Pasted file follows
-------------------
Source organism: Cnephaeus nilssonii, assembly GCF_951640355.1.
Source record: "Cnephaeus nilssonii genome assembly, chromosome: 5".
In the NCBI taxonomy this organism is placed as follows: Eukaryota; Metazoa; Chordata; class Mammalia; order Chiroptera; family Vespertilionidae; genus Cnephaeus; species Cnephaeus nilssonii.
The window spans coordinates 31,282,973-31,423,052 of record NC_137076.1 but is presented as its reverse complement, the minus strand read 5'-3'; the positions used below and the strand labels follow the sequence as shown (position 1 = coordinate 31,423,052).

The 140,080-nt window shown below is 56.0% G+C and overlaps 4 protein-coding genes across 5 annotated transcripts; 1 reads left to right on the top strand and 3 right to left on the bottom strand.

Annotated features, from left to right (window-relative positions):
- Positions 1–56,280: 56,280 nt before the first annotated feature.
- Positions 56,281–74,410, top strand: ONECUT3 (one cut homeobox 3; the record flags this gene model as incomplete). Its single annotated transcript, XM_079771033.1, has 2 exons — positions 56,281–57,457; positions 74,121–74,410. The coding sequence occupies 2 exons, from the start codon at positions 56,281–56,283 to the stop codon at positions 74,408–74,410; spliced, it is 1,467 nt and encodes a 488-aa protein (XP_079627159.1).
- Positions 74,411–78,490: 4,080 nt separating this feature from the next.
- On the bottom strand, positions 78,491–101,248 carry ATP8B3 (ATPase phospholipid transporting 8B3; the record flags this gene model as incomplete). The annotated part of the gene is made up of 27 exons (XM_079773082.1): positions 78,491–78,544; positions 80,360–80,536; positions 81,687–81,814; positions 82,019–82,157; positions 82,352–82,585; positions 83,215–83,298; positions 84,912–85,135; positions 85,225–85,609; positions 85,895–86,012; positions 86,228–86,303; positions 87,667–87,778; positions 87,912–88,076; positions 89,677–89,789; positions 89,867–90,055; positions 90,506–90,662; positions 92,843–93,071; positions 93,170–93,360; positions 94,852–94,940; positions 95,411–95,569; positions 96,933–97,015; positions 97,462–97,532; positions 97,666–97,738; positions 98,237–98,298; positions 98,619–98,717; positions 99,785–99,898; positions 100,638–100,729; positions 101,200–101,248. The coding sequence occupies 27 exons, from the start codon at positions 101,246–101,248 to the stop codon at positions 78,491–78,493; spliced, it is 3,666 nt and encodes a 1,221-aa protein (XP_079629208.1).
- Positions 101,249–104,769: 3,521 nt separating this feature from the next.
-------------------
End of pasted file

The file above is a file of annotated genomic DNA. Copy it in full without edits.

Source organism: Cnephaeus nilssonii, assembly GCF_951640355.1.
Source record: "Cnephaeus nilssonii genome assembly, chromosome: 5".
In the NCBI taxonomy this organism is placed as follows: Eukaryota; Metazoa; Chordata; class Mammalia; order Chiroptera; family Vespertilionidae; genus Cnephaeus; species Cnephaeus nilssonii.
The window spans coordinates 31,282,973-31,423,052 of record NC_137076.1 but is presented as its reverse complement, the minus strand read 5'-3'; the positions used below and the strand labels follow the sequence as shown (position 1 = coordinate 31,423,052).

The 140,080-nt window shown below is 56.0% G+C and overlaps 4 protein-coding genes across 5 annotated transcripts; 1 reads left to right on the top strand and 3 right to left on the bottom strand.

Annotated features, from left to right (window-relative positions):
- Positions 1–56,280: 56,280 nt before the first annotated feature.
- Positions 56,281–74,410, top strand: ONECUT3 (one cut homeobox 3; the record flags this gene model as incomplete). Its single annotated transcript, XM_079771033.1, has 2 exons — positions 56,281–57,457; positions 74,121–74,410. The coding sequence occupies 2 exons, from the start codon at positions 56,281–56,283 to the stop codon at positions 74,408–74,410; spliced, it is 1,467 nt and encodes a 488-aa protein (XP_079627159.1).
- Positions 74,411–78,490: 4,080 nt separating this feature from the next.
- On the bottom strand, positions 78,491–101,248 carry ATP8B3 (ATPase phospholipid transporting 8B3; the record flags this gene model as incomplete). The annotated part of the gene is made up of 27 exons (XM_079773082.1): positions 78,491–78,544; positions 80,360–80,536; positions 81,687–81,814; positions 82,019–82,157; positions 82,352–82,585; positions 83,215–83,298; positions 84,912–85,135; positions 85,225–85,609; positions 85,895–86,012; positions 86,228–86,303; positions 87,667–87,778; positions 87,912–88,076; positions 89,677–89,789; positions 89,867–90,055; positions 90,506–90,662; positions 92,843–93,071; positions 93,170–93,360; positions 94,852–94,940; positions 95,411–95,569; positions 96,933–97,015; positions 97,462–97,532; positions 97,666–97,738; positions 98,237–98,298; positions 98,619–98,717; positions 99,785–99,898; positions 100,638–100,729; positions 101,200–101,248. The coding sequence occupies 27 exons, from the start codon at positions 101,246–101,248 to the stop codon at positions 78,491–78,493; spliced, it is 3,666 nt and encodes a 1,221-aa protein (XP_079629208.1).
- Positions 101,249–104,769: 3,521 nt separating this feature from the next.